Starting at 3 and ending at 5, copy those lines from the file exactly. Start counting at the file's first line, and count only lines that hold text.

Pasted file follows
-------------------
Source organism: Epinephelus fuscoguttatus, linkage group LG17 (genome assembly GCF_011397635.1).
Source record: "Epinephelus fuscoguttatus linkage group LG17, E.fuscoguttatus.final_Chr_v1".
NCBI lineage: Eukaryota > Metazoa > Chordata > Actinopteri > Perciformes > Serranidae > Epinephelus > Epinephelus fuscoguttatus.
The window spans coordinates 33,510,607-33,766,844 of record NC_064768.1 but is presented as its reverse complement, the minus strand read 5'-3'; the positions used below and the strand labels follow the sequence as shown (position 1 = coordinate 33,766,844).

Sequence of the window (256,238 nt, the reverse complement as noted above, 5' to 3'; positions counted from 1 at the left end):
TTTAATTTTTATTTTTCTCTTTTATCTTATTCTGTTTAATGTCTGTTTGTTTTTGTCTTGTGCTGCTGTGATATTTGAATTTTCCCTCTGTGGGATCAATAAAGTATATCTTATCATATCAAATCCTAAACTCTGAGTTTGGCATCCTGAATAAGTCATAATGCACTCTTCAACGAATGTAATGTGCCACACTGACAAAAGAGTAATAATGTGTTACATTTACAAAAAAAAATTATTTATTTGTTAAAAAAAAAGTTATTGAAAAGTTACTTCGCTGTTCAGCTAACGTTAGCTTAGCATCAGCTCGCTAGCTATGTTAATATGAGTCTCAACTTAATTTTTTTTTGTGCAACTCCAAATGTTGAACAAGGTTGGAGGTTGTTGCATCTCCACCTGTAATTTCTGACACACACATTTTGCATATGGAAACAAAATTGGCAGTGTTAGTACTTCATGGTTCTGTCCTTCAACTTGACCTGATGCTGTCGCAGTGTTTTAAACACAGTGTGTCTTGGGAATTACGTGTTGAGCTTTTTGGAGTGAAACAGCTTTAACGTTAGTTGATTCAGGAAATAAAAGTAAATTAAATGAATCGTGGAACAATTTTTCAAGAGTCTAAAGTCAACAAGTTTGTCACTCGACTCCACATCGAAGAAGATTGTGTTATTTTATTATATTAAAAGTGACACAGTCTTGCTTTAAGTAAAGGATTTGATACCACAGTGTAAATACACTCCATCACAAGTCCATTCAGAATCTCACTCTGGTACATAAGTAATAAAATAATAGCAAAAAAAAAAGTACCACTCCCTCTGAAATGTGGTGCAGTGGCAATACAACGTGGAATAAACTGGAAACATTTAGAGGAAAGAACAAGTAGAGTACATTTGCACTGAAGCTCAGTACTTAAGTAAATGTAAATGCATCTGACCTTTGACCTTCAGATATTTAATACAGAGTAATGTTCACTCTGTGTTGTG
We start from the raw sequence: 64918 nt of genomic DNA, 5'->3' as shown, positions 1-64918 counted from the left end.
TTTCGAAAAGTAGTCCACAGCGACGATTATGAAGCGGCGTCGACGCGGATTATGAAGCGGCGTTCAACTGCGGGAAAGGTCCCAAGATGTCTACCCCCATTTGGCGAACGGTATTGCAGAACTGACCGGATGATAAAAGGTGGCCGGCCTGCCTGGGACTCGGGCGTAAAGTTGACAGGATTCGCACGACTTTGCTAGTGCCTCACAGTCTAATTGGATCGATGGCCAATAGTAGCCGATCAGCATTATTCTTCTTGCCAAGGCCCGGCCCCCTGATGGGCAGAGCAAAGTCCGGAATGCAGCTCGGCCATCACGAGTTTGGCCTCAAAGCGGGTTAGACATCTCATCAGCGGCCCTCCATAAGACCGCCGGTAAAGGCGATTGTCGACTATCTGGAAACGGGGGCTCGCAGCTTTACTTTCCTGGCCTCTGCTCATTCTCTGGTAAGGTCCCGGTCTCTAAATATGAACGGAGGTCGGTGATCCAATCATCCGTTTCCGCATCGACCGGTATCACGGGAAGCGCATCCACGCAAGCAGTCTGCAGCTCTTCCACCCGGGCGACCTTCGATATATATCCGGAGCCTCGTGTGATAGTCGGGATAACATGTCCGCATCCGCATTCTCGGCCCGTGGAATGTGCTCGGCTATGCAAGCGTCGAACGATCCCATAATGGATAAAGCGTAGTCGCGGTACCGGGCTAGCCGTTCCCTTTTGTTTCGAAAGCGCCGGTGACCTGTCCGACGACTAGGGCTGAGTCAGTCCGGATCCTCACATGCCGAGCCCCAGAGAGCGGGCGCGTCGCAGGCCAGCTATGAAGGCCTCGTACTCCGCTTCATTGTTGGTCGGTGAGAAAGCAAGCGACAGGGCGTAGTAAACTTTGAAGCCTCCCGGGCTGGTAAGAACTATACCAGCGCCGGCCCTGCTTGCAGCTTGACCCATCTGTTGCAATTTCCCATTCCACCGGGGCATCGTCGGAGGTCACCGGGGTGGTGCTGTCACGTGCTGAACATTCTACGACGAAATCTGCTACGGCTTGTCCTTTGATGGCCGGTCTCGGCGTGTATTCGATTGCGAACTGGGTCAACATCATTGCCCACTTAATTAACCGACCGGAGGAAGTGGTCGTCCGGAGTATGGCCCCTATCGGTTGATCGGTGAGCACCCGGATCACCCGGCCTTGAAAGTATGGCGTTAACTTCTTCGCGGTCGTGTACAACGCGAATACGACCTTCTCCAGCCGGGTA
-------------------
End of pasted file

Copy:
NCBI lineage: Eukaryota > Metazoa > Chordata > Actinopteri > Perciformes > Serranidae > Epinephelus > Epinephelus fuscoguttatus.
The window spans coordinates 33,510,607-33,766,844 of record NC_064768.1 but is presented as its reverse complement, the minus strand read 5'-3'; the positions used below and the strand labels follow the sequence as shown (position 1 = coordinate 33,766,844).

Sequence of the window (256,238 nt, the reverse complement as noted above, 5' to 3'; positions counted from 1 at the left end):